You Asked: Beauty Emergency! What Products Should I Have In The Hospital?

Spending time in hospitals is rough. Here are the supplies you'll need to make the experience suck a little less.
Publish date:
October 21, 2013
moisturizers, advice, hair, lip balms, skin, nails, eye drops, bad times, beauty advice from the future, hospitals

This week’s question comes from ME, because--without putting too fine a point on it, except to say that I am personally OK--last week was one of those weeks that is just a never-ending horrific nightmare.

Dear Future Alle,

I am spending a lot of time in hospitals lately. What are some things I should have with me to stop from shriveling up like an applehead doll?

Love, Present Alle

I am so glad that you asked, Present Self! I am writing this from the future, where I can tell you that everything ends up OK... as well as provide some guidance.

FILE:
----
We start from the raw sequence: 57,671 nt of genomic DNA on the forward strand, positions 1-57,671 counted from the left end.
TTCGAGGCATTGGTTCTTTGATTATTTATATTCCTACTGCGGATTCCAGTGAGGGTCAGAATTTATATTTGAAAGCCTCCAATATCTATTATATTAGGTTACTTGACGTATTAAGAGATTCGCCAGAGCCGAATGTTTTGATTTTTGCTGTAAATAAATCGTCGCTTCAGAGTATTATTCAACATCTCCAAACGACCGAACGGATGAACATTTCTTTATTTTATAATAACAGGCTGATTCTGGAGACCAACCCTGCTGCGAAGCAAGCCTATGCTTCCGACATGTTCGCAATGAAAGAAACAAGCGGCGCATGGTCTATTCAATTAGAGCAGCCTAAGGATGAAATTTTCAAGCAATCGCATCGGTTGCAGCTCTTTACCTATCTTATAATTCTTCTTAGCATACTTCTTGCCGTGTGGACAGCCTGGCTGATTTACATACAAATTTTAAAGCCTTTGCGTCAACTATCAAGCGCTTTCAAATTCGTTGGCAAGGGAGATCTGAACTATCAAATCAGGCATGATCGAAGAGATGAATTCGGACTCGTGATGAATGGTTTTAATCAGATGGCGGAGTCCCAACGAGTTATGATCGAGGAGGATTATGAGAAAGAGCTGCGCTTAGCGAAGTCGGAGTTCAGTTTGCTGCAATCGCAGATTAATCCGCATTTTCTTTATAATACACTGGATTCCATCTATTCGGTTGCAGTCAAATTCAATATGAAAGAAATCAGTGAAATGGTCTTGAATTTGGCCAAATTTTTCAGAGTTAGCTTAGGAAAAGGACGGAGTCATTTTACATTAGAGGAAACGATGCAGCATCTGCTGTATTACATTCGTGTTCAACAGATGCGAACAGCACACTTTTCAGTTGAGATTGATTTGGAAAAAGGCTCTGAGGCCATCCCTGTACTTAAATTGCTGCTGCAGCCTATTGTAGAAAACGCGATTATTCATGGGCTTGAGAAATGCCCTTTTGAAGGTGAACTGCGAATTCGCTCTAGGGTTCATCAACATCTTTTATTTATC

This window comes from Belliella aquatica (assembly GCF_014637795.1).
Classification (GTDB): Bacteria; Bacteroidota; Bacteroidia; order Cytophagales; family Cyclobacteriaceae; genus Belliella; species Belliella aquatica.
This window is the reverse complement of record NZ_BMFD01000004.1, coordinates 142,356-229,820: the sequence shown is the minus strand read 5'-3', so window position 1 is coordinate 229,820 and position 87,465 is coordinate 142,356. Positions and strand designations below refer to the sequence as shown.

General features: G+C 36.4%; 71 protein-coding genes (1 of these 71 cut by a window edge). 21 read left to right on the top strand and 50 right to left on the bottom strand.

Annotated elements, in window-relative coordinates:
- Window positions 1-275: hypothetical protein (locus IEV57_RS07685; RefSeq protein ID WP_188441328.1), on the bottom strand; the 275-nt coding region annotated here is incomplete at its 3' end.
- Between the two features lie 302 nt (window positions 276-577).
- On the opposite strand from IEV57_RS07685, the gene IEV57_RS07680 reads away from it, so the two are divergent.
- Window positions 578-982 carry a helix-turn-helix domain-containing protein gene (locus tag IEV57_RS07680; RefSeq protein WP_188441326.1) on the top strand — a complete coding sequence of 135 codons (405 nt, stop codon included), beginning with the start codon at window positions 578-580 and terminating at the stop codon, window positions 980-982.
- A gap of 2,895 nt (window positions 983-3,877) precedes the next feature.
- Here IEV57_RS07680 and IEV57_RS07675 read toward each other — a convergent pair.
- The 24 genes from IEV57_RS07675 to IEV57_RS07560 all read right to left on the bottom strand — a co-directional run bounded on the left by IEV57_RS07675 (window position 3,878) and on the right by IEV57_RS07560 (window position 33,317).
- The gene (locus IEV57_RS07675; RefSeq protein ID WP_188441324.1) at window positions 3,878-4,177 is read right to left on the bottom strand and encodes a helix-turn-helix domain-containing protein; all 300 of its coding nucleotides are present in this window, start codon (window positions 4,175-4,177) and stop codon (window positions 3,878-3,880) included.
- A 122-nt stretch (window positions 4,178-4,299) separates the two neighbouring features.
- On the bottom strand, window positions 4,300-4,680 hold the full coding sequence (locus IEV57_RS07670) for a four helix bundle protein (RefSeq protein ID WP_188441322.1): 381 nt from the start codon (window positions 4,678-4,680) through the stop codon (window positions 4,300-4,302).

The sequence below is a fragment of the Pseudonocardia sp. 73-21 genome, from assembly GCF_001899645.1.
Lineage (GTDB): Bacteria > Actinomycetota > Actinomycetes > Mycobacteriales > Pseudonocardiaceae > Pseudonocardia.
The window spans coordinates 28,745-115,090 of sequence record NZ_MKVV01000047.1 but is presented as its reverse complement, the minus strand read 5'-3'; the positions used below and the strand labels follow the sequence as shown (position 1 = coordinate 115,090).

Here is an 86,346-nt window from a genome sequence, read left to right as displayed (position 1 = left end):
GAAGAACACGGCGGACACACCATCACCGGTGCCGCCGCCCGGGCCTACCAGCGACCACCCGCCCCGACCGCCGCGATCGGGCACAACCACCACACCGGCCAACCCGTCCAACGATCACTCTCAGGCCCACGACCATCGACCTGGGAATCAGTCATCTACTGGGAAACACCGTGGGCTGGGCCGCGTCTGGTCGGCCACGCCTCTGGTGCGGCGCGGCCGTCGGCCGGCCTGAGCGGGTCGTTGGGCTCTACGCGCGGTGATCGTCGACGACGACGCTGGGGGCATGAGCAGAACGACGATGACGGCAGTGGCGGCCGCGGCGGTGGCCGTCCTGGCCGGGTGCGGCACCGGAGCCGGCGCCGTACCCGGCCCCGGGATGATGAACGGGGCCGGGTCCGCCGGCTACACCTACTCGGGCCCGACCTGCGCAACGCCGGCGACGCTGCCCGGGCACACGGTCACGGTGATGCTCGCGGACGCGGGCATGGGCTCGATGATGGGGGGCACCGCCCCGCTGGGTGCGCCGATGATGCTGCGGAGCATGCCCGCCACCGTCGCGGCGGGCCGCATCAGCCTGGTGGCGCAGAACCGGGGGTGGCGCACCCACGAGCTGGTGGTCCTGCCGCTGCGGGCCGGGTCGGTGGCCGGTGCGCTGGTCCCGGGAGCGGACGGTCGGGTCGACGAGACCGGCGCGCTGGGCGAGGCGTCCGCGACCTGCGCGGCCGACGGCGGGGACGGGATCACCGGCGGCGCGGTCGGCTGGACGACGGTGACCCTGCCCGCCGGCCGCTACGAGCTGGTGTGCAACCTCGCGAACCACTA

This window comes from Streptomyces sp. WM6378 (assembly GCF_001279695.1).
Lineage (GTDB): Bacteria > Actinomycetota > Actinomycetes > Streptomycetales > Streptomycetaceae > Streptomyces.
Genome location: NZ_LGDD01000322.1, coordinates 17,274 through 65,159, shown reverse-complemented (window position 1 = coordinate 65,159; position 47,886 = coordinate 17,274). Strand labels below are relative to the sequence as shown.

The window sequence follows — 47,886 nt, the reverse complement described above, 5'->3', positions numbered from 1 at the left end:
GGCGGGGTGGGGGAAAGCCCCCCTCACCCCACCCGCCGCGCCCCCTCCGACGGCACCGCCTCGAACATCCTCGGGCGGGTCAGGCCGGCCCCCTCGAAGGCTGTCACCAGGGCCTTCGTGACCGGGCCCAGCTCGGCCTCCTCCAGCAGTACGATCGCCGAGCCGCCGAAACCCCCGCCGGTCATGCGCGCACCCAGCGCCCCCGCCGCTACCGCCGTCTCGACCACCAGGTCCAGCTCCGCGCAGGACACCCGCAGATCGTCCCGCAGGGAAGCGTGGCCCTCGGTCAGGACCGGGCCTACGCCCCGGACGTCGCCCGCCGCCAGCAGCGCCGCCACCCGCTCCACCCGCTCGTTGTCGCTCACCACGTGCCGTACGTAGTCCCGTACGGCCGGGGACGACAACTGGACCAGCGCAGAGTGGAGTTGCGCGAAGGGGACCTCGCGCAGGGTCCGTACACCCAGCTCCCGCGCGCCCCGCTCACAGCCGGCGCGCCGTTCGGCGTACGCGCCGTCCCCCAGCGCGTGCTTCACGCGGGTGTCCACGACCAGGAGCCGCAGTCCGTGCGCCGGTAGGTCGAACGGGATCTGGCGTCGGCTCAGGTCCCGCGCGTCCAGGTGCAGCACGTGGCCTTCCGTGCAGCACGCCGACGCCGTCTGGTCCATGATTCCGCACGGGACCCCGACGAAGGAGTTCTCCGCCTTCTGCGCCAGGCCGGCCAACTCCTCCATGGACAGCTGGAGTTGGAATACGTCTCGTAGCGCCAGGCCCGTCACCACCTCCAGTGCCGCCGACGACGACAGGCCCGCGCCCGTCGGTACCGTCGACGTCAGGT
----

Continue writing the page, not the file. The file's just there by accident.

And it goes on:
Whether you’re a patient or a loved one of a patient, hospitals are tough. You’re stressed, you’re in an intimidating environment, you’re not feeling great--it straight-up sucks.

Here are some things that you should have with you if you are going to be spending a significant amount of time in a hospital:

Disinfectant wipes. Usually I am not about these, but if you’re in a waiting room, wipe down EVERYTHING. Wipe the chair you’re sitting on, the vending machine buttons, etc. You don’t know who has been touching what, or what they have. Take care to keep yourself healthy.

Lip balm. Now really isn’t the time to worry about lip colour, but hospital air is DRY. You’re not going to feel any better if your lips are all chapped and bleeding. I like Rosebud Salve and Sugar Lip Treatment, because both keep my lips feeling really moisturised and lovely, even when the rest of me is stressed and tired.

A mirror. Sometimes you can’t run all the way to the bathroom to check if you have Snickers between your teeth.

Face wipes. After spending a lot of time in an uncomfortable chair in an ER waiting room, my skin felt HORRIBLE--a gross combination of dried out and sweaty. Yuck. Since obviously full-on washing my face was out, I would have paid lots and lots of money to have a pack of really soothing face wipes to clean my skin and make me feel more human.